Super Castlevania IVSuper Castlevania IV possesses the finest graphics yet seen in the series (back in ’91) and offers up an experience that truly illustrates what was so magical about the 16-bit era.  Backgrounds are detailed and varied and some very novel effects are used for the time, such as the waterfalls, the treasure bouncing around, the spinning and rotating areas of Stage 4 (nausea inducing, yes; awesome, yes), and the amazing giant swinging chandeliers near the end.  The clock-like level with all the spinning gears is annoying as hell but equally impressive.  Sprites are as good looking as ever, and for the first Super Castlevania IVtime our character has real definition.  Bosses have always been a source of eye candy in these early Castlevania games and IV continues the tradition.  Dracula may not be quite as impressive as before and though the end suffers from a bit of an anti-climax the rest of the game easily compensates.


Super Castlevania IV

Finally, we get music that sounds like it belongs in some dark alternate reality of Eastern Europe.  Actual piano synth is used this time around and provides that perfect Nocturne-esque sound during the majority of the game.  It isn’t exactly creepy or foreboding, but it is mournful, solemn, and kissed with a touch of despair.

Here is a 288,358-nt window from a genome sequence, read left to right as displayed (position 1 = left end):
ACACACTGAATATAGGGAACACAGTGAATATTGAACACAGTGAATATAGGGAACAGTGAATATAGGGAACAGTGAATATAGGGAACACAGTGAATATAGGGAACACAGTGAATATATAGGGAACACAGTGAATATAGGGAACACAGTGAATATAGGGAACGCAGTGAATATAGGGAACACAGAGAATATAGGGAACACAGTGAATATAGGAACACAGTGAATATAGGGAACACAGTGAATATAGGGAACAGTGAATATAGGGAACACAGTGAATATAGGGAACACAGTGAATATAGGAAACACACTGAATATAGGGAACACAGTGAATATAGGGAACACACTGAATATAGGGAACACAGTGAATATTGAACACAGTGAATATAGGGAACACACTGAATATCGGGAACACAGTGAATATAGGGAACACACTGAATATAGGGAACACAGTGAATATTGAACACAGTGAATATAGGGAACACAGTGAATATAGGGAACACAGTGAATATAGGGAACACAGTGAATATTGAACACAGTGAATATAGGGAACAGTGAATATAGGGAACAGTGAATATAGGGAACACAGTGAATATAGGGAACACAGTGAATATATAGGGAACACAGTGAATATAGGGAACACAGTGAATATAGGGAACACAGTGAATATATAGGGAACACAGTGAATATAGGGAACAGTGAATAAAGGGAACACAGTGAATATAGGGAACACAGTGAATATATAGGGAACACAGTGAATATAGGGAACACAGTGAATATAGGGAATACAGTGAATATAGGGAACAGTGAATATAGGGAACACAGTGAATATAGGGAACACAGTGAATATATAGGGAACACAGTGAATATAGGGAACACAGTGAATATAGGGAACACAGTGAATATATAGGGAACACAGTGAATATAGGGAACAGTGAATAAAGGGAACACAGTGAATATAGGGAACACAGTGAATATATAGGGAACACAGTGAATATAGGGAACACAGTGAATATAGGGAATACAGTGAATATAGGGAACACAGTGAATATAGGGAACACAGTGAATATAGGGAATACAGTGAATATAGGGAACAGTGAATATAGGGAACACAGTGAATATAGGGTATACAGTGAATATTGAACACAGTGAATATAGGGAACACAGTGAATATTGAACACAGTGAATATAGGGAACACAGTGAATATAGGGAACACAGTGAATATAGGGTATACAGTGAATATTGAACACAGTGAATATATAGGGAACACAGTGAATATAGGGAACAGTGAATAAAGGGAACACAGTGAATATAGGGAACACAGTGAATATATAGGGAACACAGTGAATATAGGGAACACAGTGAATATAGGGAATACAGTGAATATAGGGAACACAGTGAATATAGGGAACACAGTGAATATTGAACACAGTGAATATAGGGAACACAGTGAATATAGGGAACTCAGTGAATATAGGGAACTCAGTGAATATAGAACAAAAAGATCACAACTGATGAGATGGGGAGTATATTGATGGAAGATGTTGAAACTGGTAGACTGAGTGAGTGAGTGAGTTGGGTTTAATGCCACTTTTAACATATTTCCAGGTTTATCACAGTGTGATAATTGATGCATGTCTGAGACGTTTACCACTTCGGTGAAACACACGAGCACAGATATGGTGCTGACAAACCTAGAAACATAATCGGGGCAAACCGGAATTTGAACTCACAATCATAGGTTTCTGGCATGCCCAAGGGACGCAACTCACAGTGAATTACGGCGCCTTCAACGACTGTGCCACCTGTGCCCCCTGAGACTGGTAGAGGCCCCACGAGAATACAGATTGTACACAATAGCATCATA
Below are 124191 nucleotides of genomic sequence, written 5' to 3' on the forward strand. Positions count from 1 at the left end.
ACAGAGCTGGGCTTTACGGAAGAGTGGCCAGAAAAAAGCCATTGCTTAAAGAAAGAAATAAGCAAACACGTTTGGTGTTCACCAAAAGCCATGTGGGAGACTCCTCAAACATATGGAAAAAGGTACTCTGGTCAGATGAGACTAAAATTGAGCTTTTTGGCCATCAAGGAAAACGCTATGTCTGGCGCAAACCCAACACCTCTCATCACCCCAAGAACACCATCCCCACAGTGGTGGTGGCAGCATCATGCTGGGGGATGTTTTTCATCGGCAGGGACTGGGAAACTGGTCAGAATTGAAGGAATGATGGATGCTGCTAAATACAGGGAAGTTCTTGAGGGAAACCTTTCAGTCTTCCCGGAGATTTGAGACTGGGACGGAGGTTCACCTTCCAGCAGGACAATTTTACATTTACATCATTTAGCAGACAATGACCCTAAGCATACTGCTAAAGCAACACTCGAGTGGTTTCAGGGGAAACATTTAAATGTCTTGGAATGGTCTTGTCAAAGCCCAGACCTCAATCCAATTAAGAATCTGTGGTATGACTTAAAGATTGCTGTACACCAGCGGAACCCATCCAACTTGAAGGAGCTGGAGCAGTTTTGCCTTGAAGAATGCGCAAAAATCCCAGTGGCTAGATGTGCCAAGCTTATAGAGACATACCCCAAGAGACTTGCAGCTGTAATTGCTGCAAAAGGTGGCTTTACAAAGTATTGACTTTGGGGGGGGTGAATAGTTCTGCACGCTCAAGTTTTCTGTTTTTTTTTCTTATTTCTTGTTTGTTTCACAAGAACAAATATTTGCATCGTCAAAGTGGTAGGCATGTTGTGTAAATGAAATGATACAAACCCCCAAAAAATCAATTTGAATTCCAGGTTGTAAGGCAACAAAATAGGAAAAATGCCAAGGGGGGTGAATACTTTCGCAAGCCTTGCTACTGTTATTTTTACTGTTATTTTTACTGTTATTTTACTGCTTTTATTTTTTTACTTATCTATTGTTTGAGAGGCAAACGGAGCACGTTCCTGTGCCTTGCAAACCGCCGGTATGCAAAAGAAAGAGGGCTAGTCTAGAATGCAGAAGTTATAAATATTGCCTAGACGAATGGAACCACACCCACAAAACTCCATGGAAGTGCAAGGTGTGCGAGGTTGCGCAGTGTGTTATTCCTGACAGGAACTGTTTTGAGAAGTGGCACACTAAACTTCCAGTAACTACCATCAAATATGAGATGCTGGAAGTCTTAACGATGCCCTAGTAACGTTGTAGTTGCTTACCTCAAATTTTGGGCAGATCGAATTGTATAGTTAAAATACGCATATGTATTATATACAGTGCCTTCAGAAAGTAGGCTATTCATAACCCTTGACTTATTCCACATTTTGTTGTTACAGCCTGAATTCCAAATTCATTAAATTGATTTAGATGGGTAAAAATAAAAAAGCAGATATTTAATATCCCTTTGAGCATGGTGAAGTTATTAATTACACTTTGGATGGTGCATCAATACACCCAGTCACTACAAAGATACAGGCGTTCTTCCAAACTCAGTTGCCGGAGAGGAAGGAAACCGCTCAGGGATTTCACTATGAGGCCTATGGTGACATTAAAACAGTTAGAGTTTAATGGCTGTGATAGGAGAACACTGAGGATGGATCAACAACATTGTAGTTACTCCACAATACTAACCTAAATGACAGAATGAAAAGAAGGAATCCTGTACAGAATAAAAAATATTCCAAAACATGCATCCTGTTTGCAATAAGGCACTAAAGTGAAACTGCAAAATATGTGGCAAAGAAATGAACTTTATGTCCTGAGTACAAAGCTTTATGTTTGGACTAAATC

Super Castlevania IV

Super Castlevania IVPurists may complain about the adoption of simplicity over titles II (I for one love the exploratory nature of Simon’s Questand IIIand while some additional complexity certainly wouldn’t have hurt the game, IV stands as a shining example of how solid controls and artfully crafted sound and visuals are the hallmarks of any great game no matter how old or new.  Should Konami have pushed the envelope a little more on this one?  Maybe, though I don’t think the game outright suffers from its straightforwardness.  Super Castlevania IV fetches a relatively hefty price tag compared to most used Super Nintendo carts, but it’s worth every penny for fans of both the series, the Super NES, and awesome games in general.

Reviewed by The Cubist

Written by The Cubist

The Cubist

Co-founder, Head Author, & Site Technician

Find out what these ratings mean and how I rate video games.

I collect as much video gaming paraphernalia as I can get my hands on, especially when it comes to hardware. With over 40 systems including oldies like the ColecoVision and Intellivision, obscurities like the CD-i and 3DO, and the latest and greatest including the Wii U, PS4, Xbox One, 3DS, and PS Vita, I get easily overwhelmed. Most of the time you can find me firmly nestled sometime between 1985 and 1995 when it comes to my games of choice, but I’m also having a great time seeing what the 8th generation has to offer.

Currently in love with: Mortal Kombat